When my old friend Sunder Katwala was head of the centre-left Fabian Society he had one of his many bright ideas.
Tired of the sniping and bitterness that had poisoned the debate over the Middle East in Britain, he suggested that no senior Labour politician should appear at a meeting held by Labour Friends of Israel unless it was jointly held with Labour Friends of Palestine.
This was a typically ingenious and generous proposal from a man who went on to found British Future, a think-tank calling for a more enlightening debate on immigration and race in this country.
Holding joint meetings was a nice idea but it failed to recognise the necessarily sectarian nature of these groups. What is more, within Labour, the Israel-Palestine conflict has always been a proxy for the war being fought in the party itself. During the Blair years, for instance, it was often felt that support for Israel (and particularly, Labour Friends of Israel) was a short cut to preferment. More recently, Labour Friends of Palestine has enjoyed the support of senior Labour figures as the leadership has sought to distance itself from the New Labour years.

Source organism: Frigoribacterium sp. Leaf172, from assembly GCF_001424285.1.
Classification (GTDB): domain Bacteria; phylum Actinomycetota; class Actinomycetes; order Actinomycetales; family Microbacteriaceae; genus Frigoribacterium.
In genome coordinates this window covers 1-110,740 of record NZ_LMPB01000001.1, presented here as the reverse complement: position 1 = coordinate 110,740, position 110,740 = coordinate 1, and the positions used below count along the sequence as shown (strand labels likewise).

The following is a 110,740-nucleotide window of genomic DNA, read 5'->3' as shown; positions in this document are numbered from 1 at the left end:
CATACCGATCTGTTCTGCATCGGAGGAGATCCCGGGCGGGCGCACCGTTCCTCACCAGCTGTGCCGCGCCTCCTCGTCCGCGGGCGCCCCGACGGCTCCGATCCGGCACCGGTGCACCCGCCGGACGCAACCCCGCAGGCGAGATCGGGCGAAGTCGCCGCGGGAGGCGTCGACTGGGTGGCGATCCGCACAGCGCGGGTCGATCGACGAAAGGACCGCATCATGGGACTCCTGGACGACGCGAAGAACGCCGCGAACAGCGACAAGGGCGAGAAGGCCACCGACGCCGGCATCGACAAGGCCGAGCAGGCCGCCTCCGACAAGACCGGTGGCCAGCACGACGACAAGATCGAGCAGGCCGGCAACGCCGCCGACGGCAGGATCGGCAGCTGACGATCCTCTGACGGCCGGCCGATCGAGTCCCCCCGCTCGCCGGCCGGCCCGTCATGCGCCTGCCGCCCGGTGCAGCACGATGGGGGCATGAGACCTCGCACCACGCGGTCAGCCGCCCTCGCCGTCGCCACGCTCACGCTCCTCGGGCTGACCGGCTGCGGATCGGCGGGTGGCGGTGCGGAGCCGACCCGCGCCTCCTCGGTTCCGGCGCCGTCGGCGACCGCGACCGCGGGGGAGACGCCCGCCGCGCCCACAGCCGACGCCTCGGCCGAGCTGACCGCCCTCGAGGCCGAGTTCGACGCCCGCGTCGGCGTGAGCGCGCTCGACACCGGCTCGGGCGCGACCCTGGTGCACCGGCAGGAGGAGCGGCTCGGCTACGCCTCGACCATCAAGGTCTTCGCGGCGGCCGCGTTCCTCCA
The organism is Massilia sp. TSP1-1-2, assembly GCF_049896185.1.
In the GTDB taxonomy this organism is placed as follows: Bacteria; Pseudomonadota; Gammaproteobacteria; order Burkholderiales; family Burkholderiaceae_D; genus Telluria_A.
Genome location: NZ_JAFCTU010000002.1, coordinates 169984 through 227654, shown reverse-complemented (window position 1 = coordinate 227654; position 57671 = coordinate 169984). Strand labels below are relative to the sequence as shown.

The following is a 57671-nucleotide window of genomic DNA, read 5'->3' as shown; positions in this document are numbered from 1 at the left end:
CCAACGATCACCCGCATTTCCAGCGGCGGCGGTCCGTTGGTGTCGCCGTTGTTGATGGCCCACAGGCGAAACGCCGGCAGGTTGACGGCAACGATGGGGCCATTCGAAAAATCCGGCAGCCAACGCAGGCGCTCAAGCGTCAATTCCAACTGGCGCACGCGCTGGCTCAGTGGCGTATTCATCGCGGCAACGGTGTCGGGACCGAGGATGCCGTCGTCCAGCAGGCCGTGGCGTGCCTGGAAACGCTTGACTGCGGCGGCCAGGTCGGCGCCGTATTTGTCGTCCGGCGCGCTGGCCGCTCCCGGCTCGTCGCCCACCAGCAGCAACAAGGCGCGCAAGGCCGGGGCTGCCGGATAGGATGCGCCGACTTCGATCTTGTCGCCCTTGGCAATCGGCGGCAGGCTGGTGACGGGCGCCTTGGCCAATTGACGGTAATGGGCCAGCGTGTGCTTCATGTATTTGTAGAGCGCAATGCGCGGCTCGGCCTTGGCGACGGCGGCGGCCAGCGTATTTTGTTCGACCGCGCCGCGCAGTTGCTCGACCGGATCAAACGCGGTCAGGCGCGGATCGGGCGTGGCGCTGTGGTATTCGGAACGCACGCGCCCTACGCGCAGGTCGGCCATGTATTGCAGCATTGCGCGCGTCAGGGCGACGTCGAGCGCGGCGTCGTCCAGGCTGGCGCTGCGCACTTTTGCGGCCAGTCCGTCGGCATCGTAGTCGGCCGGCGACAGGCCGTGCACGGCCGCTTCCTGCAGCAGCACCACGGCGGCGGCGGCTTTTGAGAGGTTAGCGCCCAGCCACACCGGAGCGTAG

At the Labour Party conference
in Brighton, and at next week’s Conservative gathering in Manchester, I know there will be the same old debates on the fringes. In recent years Labour Friends of Israel has done well to reinvent itself as a membership organisation explicitly committed to the two-state solution. In turn, Labour Friends of Palestine (and the Middle East) has made a push for respectability and unquestionably entered the mainstream of the party.
On the Conservative side, the landscape is very different, but equally political. Conservative Friends of Israel is a sophisticated part of the Tory social scene that plays a significant role in cementing the relationship between the two countries.
Under the present leadership, to be Conservative is to be a friend of Israel, so CFI events at conference are there to reassure Israeli guests and the UK Jewish community.
Liberal Democrat Friends of Israel is the smallest of political tribes. It has worked hard to protect Nick Clegg from embarrassment at the hands of his party’s worst knee-jerk, anti-Zionist tendencies. But it remains the very definition of a fringe group.
The debate has become so ossified that I now believe the time has come for a step beyond Sunder’s suggested joint events for the Friends groups. They should simply merge. If it is the case that all three parties are genuinely committed to the two-state solution there really should be no need for separate groups. Whatever party we support, aren’t we all friends of Israel and Palestine now?